Autodesk finally did a similar thing. 85% of the instances of AutoCAD in the world were pirated, and they were all lightly used. So they decided they'd rather give away free versions of Fusion 360 that you have to pay for if you actually start making serious money with it.

The model has become "have a client? Pay us money" which seems to work for every creative I know. In contrast, Facebook and Google are at "you're never going to pay us money ever, so we're going to have to take value from you." And if you're going to take something, it best be something your victim doesn't know the value of.

Unfortunately it's something you don't really know the value of either, nor do the people you're selling it to. So everyone assumes it's worth nothing until it's all gone.

goobster  ·  360 days ago  ·  link  ·  

Like KB alluded to, you gotta peel back the layers: someone has to get paid.

If YOU are not paying for it out of pocket, you are paying for it in some other way. Either through your taxes, or the collection and sale of your personal information/data.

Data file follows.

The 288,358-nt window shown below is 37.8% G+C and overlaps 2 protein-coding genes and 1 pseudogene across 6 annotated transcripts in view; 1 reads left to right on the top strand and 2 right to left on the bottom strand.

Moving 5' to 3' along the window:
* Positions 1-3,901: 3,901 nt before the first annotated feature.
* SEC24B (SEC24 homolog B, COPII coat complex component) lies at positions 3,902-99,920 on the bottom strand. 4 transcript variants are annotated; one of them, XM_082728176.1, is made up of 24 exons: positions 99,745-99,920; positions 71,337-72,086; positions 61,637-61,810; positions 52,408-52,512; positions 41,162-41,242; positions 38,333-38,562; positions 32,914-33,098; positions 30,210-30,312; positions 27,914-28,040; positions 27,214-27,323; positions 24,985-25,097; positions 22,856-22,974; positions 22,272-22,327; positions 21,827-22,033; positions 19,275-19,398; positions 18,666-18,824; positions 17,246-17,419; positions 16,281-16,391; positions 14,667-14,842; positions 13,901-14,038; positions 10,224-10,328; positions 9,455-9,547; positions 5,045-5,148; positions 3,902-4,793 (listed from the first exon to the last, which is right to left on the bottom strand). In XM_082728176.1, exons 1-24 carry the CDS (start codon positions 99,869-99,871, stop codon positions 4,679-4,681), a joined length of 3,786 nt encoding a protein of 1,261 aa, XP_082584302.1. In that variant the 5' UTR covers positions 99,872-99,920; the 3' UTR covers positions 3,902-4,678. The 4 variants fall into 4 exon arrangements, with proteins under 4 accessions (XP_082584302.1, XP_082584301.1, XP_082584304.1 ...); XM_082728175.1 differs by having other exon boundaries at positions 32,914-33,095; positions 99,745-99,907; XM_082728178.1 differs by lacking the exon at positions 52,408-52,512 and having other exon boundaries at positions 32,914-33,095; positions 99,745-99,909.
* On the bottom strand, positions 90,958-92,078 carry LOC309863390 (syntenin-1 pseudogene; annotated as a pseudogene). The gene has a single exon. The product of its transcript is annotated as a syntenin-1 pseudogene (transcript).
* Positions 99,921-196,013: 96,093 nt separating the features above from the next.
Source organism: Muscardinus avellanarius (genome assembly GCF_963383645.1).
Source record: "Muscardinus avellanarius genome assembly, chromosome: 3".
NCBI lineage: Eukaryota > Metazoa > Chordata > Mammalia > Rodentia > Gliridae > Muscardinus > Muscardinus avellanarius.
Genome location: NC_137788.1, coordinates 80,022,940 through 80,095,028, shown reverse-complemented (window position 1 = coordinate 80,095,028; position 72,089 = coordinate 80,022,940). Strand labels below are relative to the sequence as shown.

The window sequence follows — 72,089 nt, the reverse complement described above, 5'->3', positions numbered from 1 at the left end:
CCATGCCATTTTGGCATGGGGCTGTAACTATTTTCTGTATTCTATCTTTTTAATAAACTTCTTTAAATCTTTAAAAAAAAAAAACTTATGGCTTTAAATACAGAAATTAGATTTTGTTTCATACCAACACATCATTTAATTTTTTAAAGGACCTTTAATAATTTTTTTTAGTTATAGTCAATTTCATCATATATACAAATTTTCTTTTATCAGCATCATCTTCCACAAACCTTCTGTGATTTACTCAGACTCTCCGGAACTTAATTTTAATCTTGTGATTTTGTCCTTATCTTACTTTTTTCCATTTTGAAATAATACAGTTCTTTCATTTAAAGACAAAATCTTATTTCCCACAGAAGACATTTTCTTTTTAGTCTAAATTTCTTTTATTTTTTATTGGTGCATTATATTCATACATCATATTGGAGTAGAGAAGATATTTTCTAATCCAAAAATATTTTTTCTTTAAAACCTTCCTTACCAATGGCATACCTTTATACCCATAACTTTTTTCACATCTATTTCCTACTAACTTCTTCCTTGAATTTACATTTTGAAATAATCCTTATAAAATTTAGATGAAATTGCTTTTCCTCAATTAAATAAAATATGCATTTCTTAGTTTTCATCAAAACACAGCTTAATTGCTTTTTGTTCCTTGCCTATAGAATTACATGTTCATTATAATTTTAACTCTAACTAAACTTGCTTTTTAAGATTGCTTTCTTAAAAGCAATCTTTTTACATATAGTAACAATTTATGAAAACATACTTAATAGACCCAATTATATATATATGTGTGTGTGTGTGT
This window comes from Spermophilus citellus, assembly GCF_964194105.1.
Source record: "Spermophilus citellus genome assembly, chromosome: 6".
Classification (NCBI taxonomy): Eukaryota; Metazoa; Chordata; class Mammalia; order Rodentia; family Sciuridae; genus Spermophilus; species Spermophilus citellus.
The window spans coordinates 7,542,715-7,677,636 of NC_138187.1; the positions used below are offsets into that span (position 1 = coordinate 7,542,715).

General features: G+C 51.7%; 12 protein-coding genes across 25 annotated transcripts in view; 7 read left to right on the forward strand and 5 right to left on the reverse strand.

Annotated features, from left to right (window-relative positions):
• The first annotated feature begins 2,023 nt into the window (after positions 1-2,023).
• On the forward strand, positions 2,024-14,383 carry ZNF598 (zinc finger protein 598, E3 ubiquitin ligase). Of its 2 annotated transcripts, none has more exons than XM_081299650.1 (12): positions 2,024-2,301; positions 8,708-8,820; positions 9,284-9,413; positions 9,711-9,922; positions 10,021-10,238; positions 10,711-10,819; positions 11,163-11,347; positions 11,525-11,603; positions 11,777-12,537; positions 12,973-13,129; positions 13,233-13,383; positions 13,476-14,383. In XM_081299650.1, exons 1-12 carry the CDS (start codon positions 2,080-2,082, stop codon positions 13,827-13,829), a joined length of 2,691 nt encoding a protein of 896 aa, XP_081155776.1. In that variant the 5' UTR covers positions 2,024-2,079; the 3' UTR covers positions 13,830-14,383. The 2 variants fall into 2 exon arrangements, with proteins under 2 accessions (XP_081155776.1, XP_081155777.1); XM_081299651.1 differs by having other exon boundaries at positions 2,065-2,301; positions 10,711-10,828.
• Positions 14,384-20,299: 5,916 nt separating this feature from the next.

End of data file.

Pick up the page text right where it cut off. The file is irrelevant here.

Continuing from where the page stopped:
Wrap that in the cloak of "privacy-infringing companies" if you like, but they wouldn't be infringing privacy if people valued their personal information more than a customized news feed.

Adobe could do an A/B test:

Option 1: $500/year for the Creative Suite, or

Option 2: Creative Suite is FREE for everyone... but Adobe gets a perpetual license to everything you make using their tools, or

Option 3: Creative Suite is $5/month, but all your data - name, address, browsing history, ad history, etc., is Adobe's to use in any way they want forever. (Hint: This is today's model.)

If people had a choice to protect their data, and pay for the software up front (like they used to), I bet that number of users would increase every single year.